SPOTLIGHT ON ‘BAD JEWS’: Center Stage, Israel’s first English-language professional theater, officially opened its doors with a performance of “Bad Jews” in Ra’anana on Thursday. The play has sold out across the world for years “because Joshua Harmon, the playwright, has a gift for finding the universal in the specific,” Drew Feldman, the show’s director, told Haaretz of the dramedy. “With savage humor and biting dialogue, he unravels family dynamics and allows us to find our place within them.” Feldman, who grew up in Texas, added that Harmon wrote him a note not to be surprised “if some nights it plays dramatically and others comedically, and you hear laughs in places you wouldn’t expect, because it spans both worlds.” The cast features Laura Tatar, Shahaf Ifhar, Tomer Butnaru and Amber Joy Layne. The producer is Rebecca Flanders. Further performances run from Saturday night through January 4. For tickets, call 09-978-2552 or visit centerstageisrael.com
TIME FOR TURKEY: The fall weather has arrived better late than never, more importantly in time for Thanksgiving next Thursday. Once again, the American holiday will be celebrated in many venues across Israel. Immigrant-support group Nefesh B’Nefesh will hold a dinner in Haifa, hosted by Eti Gipsman. For more info, email Eti at email@example.com. The Lone Soldier Center in Memory of Michael Lein will host its meal for pre-draft, current and post-service lone soldiers in Jerusalem. NBN’s Tel Aviv branch and Kerem House will also be hosting dinners in Tel Aviv, with NBN TLV aiming for the 40+ crowd and Kerem focusing on the young international community. For those who can’t make it Thursday, the Tel Aviv International Synagogue is holding its Elegant Thanksgiving Shabbat Turkey Dinner Friday. More details for all three events are on their respective Facebook pages.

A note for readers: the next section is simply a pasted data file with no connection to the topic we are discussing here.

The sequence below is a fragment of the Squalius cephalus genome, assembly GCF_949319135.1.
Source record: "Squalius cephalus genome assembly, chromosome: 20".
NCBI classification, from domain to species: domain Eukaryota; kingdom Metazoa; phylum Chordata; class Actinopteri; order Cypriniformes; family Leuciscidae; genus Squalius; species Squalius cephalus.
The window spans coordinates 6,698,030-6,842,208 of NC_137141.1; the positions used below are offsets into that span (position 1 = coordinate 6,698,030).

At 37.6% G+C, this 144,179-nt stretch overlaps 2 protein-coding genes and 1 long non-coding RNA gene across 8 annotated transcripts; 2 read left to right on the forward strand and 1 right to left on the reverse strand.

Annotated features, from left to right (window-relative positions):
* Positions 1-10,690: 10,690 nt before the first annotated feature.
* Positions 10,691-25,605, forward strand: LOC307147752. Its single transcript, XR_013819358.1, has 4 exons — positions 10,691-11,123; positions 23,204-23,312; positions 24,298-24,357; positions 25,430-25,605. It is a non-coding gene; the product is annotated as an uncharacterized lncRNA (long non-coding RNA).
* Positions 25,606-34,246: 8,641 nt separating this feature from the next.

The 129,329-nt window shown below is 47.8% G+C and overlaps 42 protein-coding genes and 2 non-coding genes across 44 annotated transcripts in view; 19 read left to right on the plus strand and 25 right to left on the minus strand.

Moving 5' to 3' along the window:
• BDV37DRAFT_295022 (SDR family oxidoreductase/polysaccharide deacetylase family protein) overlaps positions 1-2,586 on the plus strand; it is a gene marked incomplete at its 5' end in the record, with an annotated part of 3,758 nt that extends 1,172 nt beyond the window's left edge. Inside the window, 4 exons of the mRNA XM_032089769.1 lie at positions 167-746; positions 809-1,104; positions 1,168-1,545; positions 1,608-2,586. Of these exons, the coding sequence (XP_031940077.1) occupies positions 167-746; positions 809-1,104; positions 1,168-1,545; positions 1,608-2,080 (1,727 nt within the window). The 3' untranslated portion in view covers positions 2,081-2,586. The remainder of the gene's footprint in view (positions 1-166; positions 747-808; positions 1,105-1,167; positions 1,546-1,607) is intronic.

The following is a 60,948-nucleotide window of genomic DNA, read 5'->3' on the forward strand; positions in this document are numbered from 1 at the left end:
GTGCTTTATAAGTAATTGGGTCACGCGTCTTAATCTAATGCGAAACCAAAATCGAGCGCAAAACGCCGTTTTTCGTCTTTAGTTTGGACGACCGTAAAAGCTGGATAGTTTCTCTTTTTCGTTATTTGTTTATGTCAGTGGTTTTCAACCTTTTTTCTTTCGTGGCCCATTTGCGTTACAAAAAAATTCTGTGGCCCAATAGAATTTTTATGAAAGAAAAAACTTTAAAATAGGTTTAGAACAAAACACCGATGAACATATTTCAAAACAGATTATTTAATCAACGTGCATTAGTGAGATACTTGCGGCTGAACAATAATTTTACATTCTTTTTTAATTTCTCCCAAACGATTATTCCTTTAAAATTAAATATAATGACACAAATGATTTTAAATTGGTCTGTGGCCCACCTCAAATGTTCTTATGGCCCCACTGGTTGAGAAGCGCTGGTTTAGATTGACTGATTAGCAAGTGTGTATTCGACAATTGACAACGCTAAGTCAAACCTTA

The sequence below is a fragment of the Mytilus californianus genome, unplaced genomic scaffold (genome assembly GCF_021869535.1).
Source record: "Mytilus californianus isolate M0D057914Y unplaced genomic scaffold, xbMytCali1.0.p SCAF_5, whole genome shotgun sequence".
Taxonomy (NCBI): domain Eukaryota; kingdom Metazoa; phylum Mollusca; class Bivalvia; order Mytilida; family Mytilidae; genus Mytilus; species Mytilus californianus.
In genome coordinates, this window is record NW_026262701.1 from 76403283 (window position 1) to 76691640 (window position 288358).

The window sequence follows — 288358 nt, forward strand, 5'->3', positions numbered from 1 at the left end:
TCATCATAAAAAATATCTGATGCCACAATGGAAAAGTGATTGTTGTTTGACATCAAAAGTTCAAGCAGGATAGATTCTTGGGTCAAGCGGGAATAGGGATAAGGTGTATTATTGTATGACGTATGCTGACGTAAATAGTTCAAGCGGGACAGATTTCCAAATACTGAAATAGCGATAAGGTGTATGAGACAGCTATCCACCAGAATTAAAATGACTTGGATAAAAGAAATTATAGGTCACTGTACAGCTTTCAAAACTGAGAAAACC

THE ART OF HEALING: As part of the Jerusalem Biennale for Jewish Art, artist and educator Edna Miron-Wapner will present her book “Expressive Kavannah: Creativity, Meaning and Healing” in Jerusalem’s Heichal Shlomo this Sunday at 4 P.M. The book is “an educational, therapeutic and spiritual journey to access the innate creativity we all share,” according to Miron-Wapner, who was born in Israel and grew up in Montreal.“The synthesis of Jewish wisdom and art therapy offer a path to creativity, meaning and healing to enrich our lives,” she notes. “The book is what I’ve been teaching the last 25 years and I decided I had to write all this stuff down,” she told Haaretz. She added that writing the book allowed her “to clarify all the concepts to present in a way that people could navigate educationally or use the book for personal exploration.” For more info, call Edna at (050) 633-0850. Her website is ednamironwapner.com
Rank and File was compiled by Steven Klein.
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